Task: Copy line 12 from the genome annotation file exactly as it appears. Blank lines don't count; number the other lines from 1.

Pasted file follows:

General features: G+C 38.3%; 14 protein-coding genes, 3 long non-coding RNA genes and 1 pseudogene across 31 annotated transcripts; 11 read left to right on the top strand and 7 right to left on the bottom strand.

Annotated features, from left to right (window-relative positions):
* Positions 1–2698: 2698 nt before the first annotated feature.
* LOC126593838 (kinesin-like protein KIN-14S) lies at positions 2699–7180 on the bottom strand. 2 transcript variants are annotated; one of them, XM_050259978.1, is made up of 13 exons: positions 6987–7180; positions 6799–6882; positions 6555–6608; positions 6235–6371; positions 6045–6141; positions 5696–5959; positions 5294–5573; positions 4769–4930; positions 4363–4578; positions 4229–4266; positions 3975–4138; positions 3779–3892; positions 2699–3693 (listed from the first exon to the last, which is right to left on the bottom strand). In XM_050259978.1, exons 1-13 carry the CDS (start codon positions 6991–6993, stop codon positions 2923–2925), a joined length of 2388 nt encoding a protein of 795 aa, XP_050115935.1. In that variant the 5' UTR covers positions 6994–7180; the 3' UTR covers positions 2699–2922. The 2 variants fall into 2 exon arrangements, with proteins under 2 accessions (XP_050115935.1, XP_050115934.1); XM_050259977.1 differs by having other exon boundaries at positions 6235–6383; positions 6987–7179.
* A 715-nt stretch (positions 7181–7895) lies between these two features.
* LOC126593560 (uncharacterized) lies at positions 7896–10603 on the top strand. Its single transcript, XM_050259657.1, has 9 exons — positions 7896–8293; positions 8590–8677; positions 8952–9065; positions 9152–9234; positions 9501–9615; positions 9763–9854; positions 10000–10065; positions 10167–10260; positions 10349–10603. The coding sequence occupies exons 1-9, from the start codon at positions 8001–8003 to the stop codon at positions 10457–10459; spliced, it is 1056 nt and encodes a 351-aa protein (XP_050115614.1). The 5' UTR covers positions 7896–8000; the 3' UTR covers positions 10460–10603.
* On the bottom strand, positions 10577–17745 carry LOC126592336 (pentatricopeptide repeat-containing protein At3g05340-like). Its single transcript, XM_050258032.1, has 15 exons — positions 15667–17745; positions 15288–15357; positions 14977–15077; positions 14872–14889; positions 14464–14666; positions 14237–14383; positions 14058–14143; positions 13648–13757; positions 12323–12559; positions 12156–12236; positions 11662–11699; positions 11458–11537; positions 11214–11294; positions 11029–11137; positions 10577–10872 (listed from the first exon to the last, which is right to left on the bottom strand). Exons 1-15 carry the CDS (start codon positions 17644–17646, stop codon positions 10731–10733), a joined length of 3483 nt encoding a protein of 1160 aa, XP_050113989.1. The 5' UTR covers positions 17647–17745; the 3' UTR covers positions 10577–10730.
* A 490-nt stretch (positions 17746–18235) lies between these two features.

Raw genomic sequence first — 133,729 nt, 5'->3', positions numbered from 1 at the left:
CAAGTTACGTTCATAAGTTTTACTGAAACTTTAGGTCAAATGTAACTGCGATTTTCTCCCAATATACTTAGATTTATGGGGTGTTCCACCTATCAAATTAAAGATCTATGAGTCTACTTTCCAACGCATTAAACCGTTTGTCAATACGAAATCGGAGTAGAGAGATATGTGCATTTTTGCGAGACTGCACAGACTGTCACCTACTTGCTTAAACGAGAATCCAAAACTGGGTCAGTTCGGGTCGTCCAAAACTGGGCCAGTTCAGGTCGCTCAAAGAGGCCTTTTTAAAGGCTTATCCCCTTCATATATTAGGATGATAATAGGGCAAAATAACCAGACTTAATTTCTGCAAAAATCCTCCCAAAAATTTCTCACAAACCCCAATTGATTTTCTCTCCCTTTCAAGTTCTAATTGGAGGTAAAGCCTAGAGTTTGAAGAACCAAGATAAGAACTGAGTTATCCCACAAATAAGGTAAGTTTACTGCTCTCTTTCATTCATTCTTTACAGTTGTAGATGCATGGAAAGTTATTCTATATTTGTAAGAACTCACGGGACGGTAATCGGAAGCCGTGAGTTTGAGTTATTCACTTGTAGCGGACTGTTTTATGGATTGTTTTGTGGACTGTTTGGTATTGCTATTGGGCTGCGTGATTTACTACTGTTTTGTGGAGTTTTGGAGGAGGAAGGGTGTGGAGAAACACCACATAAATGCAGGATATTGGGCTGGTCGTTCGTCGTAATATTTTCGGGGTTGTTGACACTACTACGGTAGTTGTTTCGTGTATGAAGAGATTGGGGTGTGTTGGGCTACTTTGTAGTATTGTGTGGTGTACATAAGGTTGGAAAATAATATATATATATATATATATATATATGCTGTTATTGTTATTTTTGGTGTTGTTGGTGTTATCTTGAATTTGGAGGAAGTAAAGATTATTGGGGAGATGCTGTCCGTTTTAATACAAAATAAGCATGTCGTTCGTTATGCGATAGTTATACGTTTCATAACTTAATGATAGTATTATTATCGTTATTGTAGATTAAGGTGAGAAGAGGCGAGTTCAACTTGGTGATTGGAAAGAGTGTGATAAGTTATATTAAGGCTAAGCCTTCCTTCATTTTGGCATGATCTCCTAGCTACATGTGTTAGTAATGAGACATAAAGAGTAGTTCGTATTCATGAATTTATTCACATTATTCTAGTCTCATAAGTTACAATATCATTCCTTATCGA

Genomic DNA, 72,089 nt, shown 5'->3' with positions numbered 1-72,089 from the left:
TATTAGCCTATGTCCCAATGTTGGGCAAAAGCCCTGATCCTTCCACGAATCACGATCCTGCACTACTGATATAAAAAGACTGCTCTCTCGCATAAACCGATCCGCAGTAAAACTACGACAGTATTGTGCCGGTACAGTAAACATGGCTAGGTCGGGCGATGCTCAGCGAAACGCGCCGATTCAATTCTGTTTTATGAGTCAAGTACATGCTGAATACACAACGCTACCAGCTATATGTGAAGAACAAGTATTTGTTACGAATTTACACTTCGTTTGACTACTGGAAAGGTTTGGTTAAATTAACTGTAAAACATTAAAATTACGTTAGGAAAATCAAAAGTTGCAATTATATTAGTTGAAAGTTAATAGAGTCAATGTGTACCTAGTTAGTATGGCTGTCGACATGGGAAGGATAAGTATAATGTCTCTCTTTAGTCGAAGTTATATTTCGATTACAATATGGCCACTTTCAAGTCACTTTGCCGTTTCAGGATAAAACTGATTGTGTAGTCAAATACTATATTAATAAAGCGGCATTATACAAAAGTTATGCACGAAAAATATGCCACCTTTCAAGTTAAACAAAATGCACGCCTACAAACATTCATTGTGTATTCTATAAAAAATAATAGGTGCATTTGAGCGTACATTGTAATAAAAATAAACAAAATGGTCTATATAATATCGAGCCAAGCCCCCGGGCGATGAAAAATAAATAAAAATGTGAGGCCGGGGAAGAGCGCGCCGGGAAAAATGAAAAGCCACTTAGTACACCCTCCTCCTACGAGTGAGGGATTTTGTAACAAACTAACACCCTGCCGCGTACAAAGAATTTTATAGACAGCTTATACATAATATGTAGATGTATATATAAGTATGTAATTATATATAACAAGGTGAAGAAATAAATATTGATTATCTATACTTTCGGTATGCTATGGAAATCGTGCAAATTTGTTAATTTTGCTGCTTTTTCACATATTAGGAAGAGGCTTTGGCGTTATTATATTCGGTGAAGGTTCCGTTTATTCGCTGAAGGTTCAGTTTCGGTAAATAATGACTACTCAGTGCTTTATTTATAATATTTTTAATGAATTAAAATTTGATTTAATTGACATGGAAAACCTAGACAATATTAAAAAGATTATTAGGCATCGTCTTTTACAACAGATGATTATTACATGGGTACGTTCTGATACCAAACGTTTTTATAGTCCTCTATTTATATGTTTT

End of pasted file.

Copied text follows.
TATTAGCCTATGTCCCAATGTTGGGCAAAAGCCCTGATCCTTCCACGAATCACGATCCTGCACTACTGATATAAAAAGACTGCTCTCTCGCATAAACCGATCCGCAGTAAAACTACGACAGTATTGTGCCGGTACAGTAAACATGGCTAGGTCGGGCGATGCTCAGCGAAACGCGCCGATTCAATTCTGTTTTATGAGTCAAGTACATGCTGAATACACAACGCTACCAGCTATATGTGAAGAACAAGTATTTGTTACGAATTTACACTTCGTTTGACTACTGGAAAGGTTTGGTTAAATTAACTGTAAAACATTAAAATTACGTTAGGAAAATCAAAAGTTGCAATTATATTAGTTGAAAGTTAATAGAGTCAATGTGTACCTAGTTAGTATGGCTGTCGACATGGGAAGGATAAGTATAATGTCTCTCTTTAGTCGAAGTTATATTTCGATTACAATATGGCCACTTTCAAGTCACTTTGCCGTTTCAGGATAAAACTGATTGTGTAGTCAAATACTATATTAATAAAGCGGCATTATACAAAAGTTATGCACGAAAAATATGCCACCTTTCAAGTTAAACAAAATGCACGCCTACAAACATTCATTGTGTATTCTATAAAAAATAATAGGTGCATTTGAGCGTACATTGTAATAAAAATAAACAAAATGGTCTATATAATATCGAGCCAAGCCCCCGGGCGATGAAAAATAAATAAAAATGTGAGGCCGGGGAAGAGCGCGCCGGGAAAAATGAAAAGCCACTTAGTACACCCTCCTCCTACGAGTGAGGGATTTTGTAACAAACTAACACCCTGCCGCGTACAAAGAATTTTATAGACAGCTTATACATAATATGTAGATGTATATATAAGTATGTAATTATATATAACAAGGTGAAGAAATAAATATTGATTATCTATACTTTCGGTATGCTATGGAAATCGTGCAAATTTGTTAATTTTGCTGCTTTTTCACATATTAGGAAGAGGCTTTGGCGTTATTATATTCGGTGAAGGTTCCGTTTATTCGCTGAAGGTTCAGTTTCGGTAAATAATGACTACTCAGTGCTTTATTTATAATATTTTTAATGAATTAAAATTTGATTTAATTGACATGGAAAACCTAGACAATATTAAAAAGATTATTAGGCATCGTCTTTTACAACAGATGATTATTACATGGGTACGTTCTGATACCAAACGTTTTTATAGTCCTCTATTTATATGTTTT